What's in a word?

What's in a word?
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If there’s a word more associated with planners than any other, it is this: s-a-l-i-e-n-c-e.

A word that makes creatives sigh. And account service frown.

After all it isn’t a simple word. It has layers. Is fat with nuance. The exact opposite of what strategy should be. Or is it?

The appealing quality of salience is, literally, stand out. As an adjective, it states ‘prominence’. ‘Striking’. ‘Conspicuous’.

We now live in a world that accepts how emotional messaging works harder than rational. How emotional stories snag more easily on long-term memory. How emotional marketing and advertising breed more sustained commercial effect for business.

And it’s this truth that makes ‘salience’ so critical.

When something or someone is salient they project out. And pull towards. They are distinct. Not necessarily different. Key is the emotional response they evoke.

The inimitable Professor Byron Sharp has drilled this home in his excellent book, How Brands Grow, What Marketers Don’t Know. Whilst alumni such as David Aaker tell us that differentiation is the cornerstone for successful brands, Sharp flouts that and highlights how perceived difference rarely drives purchase of a product.

On average, only 11% of users of a brand within a category perceive it as different. Only 10% as unique. “Buyers don’t need to see differentiation to buy a brand, or keep on buying it,” writes Sharp.

Instead, we can look to the role and benefit of salience. A transmission of a sense of something happening. A positive charge of kinetic energy that builds on association and memory and reminds people of a brand’s character.

Ad agency creative directors – such as the UK’s legendary Dave Trott – highlight the strength of salience. He laments and reflects on "the risky, the unusual, the daring, which…[bring] fear, insecurity and adrenalin" – reminding us of the point of being alive.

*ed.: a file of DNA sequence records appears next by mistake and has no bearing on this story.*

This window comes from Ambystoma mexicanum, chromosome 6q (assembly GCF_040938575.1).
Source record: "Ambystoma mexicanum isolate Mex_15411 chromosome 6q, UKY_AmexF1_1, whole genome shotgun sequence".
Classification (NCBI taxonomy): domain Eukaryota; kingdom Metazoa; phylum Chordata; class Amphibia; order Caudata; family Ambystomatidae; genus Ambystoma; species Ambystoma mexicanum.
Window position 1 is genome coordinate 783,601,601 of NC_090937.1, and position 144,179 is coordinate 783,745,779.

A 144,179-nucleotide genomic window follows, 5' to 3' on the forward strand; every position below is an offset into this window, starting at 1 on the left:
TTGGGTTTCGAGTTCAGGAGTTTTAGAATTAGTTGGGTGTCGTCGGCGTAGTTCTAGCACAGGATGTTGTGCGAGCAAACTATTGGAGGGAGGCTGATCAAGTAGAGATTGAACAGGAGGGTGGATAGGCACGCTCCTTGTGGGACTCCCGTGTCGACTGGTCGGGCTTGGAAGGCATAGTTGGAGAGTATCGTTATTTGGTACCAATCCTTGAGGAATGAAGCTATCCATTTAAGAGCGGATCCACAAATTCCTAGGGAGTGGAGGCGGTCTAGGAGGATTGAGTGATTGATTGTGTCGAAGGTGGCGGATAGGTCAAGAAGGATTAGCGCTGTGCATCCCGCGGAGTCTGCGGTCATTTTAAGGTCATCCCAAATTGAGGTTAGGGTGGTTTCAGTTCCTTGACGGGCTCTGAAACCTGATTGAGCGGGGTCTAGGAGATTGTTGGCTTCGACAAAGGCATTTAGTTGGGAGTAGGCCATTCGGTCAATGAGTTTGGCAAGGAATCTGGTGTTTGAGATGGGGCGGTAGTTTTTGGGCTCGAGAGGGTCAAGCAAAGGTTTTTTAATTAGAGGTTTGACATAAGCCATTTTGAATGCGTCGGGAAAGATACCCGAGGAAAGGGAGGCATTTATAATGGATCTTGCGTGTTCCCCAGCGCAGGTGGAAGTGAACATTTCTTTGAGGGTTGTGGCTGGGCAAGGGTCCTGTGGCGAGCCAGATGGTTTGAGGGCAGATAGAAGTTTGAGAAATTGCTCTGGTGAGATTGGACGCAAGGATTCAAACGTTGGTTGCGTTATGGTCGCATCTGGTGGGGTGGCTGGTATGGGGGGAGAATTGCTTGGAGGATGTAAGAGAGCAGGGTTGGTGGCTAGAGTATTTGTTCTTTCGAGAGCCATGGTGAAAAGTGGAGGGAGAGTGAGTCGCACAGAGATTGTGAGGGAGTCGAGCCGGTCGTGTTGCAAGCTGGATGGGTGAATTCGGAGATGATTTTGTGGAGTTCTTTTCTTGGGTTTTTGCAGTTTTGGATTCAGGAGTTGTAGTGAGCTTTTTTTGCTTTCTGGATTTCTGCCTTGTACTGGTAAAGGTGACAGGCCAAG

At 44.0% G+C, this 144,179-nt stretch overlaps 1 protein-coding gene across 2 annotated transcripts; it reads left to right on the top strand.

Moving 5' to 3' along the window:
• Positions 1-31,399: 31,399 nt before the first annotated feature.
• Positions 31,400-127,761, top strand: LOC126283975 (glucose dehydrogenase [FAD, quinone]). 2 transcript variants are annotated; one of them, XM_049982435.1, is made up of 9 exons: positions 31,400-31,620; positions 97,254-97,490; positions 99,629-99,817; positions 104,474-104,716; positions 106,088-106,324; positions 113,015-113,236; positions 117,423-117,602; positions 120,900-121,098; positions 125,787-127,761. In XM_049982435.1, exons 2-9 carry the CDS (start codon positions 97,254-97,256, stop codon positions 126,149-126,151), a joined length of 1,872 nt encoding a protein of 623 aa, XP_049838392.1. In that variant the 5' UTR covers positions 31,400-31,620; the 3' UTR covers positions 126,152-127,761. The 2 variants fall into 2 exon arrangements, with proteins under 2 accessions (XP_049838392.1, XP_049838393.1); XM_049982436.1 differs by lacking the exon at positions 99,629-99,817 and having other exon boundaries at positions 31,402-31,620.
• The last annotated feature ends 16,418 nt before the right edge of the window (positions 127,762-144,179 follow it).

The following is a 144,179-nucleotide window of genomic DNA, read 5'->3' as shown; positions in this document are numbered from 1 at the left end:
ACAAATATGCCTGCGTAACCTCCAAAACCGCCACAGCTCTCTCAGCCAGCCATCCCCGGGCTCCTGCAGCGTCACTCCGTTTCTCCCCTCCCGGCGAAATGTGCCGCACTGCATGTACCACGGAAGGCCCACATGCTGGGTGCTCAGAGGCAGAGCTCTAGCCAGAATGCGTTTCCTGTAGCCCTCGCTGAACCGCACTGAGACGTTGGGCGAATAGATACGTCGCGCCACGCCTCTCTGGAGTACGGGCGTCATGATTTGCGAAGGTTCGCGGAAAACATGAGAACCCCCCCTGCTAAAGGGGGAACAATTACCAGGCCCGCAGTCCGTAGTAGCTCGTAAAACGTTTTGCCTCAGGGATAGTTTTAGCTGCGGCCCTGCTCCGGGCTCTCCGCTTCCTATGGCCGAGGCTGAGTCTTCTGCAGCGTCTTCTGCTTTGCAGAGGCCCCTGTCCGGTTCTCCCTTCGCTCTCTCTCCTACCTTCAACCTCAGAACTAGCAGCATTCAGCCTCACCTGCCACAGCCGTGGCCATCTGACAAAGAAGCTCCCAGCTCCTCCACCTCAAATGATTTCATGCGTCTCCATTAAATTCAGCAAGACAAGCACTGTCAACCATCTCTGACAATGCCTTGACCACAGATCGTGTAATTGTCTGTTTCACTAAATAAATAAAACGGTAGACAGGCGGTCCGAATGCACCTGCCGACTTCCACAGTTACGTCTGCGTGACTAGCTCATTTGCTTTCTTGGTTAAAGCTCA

Trott revels in a world of tension and breaking the rules. And, what he always demands from planning is prominent truth. Insight that may harbour differentiation, but doesn’t have to.

For instance, a chocolate bar that contains 80% cocoa has a point of difference. But it’s how chocolate lovers feel about an intense cocoa hit, and how that hit is conveyed in packaging and design, that offers the biggest clue for a creative team in search of ‘prominent truth’.

Salience provides the best chance of gaining a disproportionate share of popularity, of fame. And as all good planners know, brand fame breeds devastating effect in hard commercial terms. Literally, it pays back.

Here’s an acid test.

Find your nearest bar. Walk into it. And task yourself with being its most striking visitor that day.

What would you do?

Buy everyone a drink?

Tell a raucous joke?

Sing?

Simply being different isn’t going to help.

Instead, you’d want to stand out. You’d want to be a salient presence. Because only through some form of drama and movement would you generate notice and notoriety; would you prompt conversation.

And it’s this fuel for conversation that salience offers. Fuel that helps generate ideas that get people talking. Conversation to build brand equity. Conversation to build profit.

So, s-a-l-i-e-n-c-e needn’t be a niche word then. Nor planner’s parlance.

Instead, let’s embrace ‘a sense of something happening’. And harness its value.

As French philosopher Gaston Bachelard once quipped: “The poetic image is a sudden salience on the surface of the psyche.”

In a world where neuroscience is making its mark, and spontaneous recall is every planner’s quarry, ‘salience’ is precisely the metric all marketers and agencies should be chasing on behalf of their brands.

Carl Ratcliff is MD of BWM Melbourne. 

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